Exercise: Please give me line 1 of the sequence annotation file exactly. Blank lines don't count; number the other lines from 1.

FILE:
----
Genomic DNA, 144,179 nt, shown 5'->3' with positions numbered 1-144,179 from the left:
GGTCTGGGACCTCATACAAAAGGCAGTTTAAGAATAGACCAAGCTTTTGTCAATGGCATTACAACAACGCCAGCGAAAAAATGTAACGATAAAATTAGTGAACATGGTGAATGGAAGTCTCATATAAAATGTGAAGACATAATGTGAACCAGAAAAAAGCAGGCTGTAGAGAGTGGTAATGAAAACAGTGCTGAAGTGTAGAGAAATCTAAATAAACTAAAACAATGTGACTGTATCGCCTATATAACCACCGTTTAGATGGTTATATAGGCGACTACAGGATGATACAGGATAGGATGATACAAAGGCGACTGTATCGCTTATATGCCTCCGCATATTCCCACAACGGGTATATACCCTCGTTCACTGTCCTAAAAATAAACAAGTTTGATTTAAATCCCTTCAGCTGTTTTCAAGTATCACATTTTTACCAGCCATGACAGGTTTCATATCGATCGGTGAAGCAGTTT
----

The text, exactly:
Genomic DNA, 144,179 nt, shown 5'->3' with positions numbered 1-144,179 from the left: